Flint, MI— As some kids prepare to return to classrooms on Feb. 22, the water at Flint Schools is still unsafe to drink in the wake of the Flint Water Crisis

But district officials say they hope to complete testing on 81 ultraviolet water filtration stations donated by tech billionaire Elon Musk within the next two weeks—a process that has been two years in the making. 

Musk donated $480,000 for the fountians in Oct. 2018 and they have since undergone a series of testing in partnership with researchers at Kettering University. Flint Schools’ former superintendent Derrick Lopez originally coordinated the effort.  

Laura Sullivan, mechanical engineering professor at Kettering and co-principal investigator on the project, said the filtration systems are necessary so students don’t consume residual lead or other bacteria.  

“There is lead in some of the plumbing within the schools, as well as galvanized iron (which adsorbed lead from the water). In addition, in some buildings the chlorine level isn’t always sufficient to completely disinfect the water,” Sullivan said. 

Prior to the pandemic, students drank water from Absopure water jugs. 

“Scholars would either use the cups they were given, they were cups that you can throw away after you drink them, or they brought their own water bottles and refilled it,” Assistant Superintendent Kevelin Jones said. 

Though the water filtration systems were installed during the 2019-2020 school year, Kettering researchers determined a reconfiguration was needed, which halted progress, Superintendent Anita Steward said. 

The problem was several bad, uncertified filters, Sullivan said. 

The systems are essentially water fountains connected to a series of complex filters. Three filtration methods remove potential contaminants from water by targeting particles of varied sizes and shapes, Sullivan said.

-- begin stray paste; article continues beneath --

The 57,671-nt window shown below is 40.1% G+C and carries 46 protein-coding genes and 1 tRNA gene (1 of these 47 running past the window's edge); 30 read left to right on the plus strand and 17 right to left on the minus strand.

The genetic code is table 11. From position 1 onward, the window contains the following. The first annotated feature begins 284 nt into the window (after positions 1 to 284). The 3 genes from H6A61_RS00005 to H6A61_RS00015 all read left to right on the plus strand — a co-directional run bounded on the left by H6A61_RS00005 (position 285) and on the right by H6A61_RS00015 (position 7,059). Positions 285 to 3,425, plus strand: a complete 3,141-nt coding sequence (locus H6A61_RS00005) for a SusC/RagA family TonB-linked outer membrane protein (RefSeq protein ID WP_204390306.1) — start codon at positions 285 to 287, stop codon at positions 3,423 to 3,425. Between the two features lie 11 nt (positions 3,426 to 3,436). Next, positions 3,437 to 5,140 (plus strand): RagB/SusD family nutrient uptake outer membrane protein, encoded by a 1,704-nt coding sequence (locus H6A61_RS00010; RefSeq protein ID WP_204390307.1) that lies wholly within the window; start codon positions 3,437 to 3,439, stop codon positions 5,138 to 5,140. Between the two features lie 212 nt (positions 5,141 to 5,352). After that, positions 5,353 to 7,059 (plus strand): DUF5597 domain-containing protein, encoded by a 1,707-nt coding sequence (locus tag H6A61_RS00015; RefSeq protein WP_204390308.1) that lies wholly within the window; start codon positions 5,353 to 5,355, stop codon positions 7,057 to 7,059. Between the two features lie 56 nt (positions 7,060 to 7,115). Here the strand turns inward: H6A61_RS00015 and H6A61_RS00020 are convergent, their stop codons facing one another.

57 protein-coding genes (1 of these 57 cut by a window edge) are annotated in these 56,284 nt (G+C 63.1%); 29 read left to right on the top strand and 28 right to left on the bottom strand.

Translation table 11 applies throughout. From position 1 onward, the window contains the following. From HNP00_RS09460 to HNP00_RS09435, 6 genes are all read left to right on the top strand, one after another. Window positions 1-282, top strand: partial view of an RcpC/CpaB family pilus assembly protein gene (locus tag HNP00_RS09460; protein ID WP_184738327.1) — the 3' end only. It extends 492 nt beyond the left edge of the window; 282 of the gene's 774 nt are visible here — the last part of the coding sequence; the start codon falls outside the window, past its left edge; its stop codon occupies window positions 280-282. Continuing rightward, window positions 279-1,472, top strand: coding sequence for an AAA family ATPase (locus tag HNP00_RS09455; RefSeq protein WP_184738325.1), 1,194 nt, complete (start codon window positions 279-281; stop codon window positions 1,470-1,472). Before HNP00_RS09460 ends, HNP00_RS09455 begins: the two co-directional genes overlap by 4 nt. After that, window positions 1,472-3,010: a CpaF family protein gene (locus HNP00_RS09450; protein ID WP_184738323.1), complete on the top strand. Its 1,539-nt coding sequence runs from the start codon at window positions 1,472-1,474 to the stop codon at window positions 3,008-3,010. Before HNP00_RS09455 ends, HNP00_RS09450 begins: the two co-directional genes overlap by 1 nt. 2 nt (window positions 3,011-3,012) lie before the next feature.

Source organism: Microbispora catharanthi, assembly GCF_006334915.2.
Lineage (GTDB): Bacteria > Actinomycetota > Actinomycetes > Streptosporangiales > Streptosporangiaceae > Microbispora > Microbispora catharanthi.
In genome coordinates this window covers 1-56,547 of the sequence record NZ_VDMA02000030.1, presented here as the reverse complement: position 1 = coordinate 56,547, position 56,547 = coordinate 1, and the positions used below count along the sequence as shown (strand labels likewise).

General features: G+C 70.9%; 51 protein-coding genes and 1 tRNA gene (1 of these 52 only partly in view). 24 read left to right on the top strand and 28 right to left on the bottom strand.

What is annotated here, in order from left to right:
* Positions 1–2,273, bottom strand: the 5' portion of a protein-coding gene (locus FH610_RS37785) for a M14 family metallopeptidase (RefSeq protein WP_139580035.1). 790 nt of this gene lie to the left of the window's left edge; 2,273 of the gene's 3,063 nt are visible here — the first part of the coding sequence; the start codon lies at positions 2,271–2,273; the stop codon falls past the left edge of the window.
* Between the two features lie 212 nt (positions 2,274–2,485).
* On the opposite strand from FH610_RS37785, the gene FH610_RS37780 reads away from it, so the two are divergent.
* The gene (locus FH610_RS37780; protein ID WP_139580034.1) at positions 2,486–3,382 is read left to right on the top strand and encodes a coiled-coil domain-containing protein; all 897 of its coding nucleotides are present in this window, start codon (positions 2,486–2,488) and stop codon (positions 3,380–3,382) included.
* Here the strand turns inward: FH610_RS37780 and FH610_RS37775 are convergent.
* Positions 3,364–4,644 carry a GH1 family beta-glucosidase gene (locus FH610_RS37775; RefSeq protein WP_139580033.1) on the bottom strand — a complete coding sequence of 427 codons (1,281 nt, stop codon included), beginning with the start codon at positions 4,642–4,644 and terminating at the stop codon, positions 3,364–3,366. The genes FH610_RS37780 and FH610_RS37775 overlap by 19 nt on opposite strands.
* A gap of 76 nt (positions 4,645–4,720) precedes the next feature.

“We generally talk about this in terms of microns, or micrometers. So, we’re talking about removing very small objects which you couldn’t see without a microscope… If you’re more comfortable thinking in terms of inches, an inch is 25,000 micrometers long.” 

Water that flows into the drinking fountain first passes through an activated carbon filter, which removes metals such as lead and copper and other particles that could affect taste, like chlorine. It then goes through an “ultrafilter,” which removes most bacteria. Finally, an ultraviolet light kills off any remaining bacteria or viruses. 

Testing involved adding known amounts of bacteria to water and known amounts of lead to water to create “worst-case” scenarios, Sullivan said. 

“We would introduce each water solution to the drinking fountain separately, and measure the bacteria count or the lead level in the water that would come through the faucet,” she said. 

The ultrafilters had inconsistent results and were also “unmarked,” or un-certified, so Sullivan couldn’t call the manufacturer to troubleshoot. 

“Filters can be certified by the National Sanitation Foundation, whereby they are proven to meet standards for removing contaminants. The NSF logo on a filter is sort of a ‘stamp of approval’… If any one filter in a system isn’t certified, then there is a question about the quality of the water it produces, no matter what other filters are present,” she said. 

Kettering researchers and Lopez agreed that all units would have to function constantly, and all components would need certification by NSF before they were safe for students. 

“It was at about this time that COVID-19 hit and our access to the building and lab was limited,” Sullivan said. 

It took a year to find a replacement ultrafilter that fit properly in the fountain, but one was procured at the end of 2020, she said. 

Kettering is now ready to perform “worst-case scenario” testing for the second time. Once that phase is finished, field testing by an environmental testing lab will begin.  This involves testing the fountains after they’ve been hooked up to the schools’ water lines.  

“For this test, water would be sampled as it entered the school building, as it entered the drinking fountain, and as it came out of the faucet,” Sullivan said. 

If both phases go well, the fountains will be ready for use. Whether testing will conclude before students return to school still is unclear. 

Carmen Nesbitt is a journalist with diverse experience in news reporting and feature writing. She wrote for Hour Detroit and SEEN Magazine before joining the Flint Beat news team as an education and public...

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